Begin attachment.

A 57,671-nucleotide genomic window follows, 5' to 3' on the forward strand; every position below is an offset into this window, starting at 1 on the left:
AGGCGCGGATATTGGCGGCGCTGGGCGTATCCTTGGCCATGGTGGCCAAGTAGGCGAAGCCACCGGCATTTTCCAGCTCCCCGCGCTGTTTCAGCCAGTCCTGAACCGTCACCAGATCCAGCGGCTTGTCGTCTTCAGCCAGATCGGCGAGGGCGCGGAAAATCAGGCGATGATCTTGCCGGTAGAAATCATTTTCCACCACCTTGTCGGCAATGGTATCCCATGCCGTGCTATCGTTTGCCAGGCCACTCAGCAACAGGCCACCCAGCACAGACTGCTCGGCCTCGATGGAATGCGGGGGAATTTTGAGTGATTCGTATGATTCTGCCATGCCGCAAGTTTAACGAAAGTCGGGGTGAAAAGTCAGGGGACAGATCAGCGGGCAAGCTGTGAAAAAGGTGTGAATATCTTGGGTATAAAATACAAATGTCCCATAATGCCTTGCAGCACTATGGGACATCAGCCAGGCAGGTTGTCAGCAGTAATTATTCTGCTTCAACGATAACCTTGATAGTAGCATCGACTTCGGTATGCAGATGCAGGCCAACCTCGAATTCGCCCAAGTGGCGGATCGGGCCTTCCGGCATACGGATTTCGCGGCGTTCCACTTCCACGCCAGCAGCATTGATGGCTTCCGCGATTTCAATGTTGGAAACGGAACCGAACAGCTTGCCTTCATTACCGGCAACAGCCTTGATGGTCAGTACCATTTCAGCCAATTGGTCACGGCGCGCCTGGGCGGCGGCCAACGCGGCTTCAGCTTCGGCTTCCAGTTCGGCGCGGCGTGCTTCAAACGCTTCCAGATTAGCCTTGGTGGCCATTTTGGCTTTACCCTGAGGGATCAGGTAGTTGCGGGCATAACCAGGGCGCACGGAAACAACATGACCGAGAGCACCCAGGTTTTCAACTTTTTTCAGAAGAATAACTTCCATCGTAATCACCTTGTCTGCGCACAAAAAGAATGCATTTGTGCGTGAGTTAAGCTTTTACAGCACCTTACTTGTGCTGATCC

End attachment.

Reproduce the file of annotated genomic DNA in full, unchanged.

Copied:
A 57,671-nucleotide genomic window follows, 5' to 3' on the forward strand; every position below is an offset into this window, starting at 1 on the left:
AGGCGCGGATATTGGCGGCGCTGGGCGTATCCTTGGCCATGGTGGCCAAGTAGGCGAAGCCACCGGCATTTTCCAGCTCCCCGCGCTGTTTCAGCCAGTCCTGAACCGTCACCAGATCCAGCGGCTTGTCGTCTTCAGCCAGATCGGCGAGGGCGCGGAAAATCAGGCGATGATCTTGCCGGTAGAAATCATTTTCCACCACCTTGTCGGCAATGGTATCCCATGCCGTGCTATCGTTTGCCAGGCCACTCAGCAACAGGCCACCCAGCACAGACTGCTCGGCCTCGATGGAATGCGGGGGAATTTTGAGTGATTCGTATGATTCTGCCATGCCGCAAGTTTAACGAAAGTCGGGGTGAAAAGTCAGGGGACAGATCAGCGGGCAAGCTGTGAAAAAGGTGTGAATATCTTGGGTATAAAATACAAATGTCCCATAATGCCTTGCAGCACTATGGGACATCAGCCAGGCAGGTTGTCAGCAGTAATTATTCTGCTTCAACGATAACCTTGATAGTAGCATCGACTTCGGTATGCAGATGCAGGCCAACCTCGAATTCGCCCAAGTGGCGGATCGGGCCTTCCGGCATACGGATTTCGCGGCGTTCCACTTCCACGCCAGCAGCATTGATGGCTTCCGCGATTTCAATGTTGGAAACGGAACCGAACAGCTTGCCTTCATTACCGGCAACAGCCTTGATGGTCAGTACCATTTCAGCCAATTGGTCACGGCGCGCCTGGGCGGCGGCCAACGCGGCTTCAGCTTCGGCTTCCAGTTCGGCGCGGCGTGCTTCAAACGCTTCCAGATTAGCCTTGGTGGCCATTTTGGCTTTACCCTGAGGGATCAGGTAGTTGCGGGCATAACCAGGGCGCACGGAAACAACATGACCGAGAGCACCCAGGTTTTCAACTTTTTTCAGAAGAATAACTTCCATCGTAATCACCTTGTCTGCGCACAAAAAGAATGCATTTGTGCGTGAGTTAAGCTTTTACAGCACCTTACTTGTGCTGATCC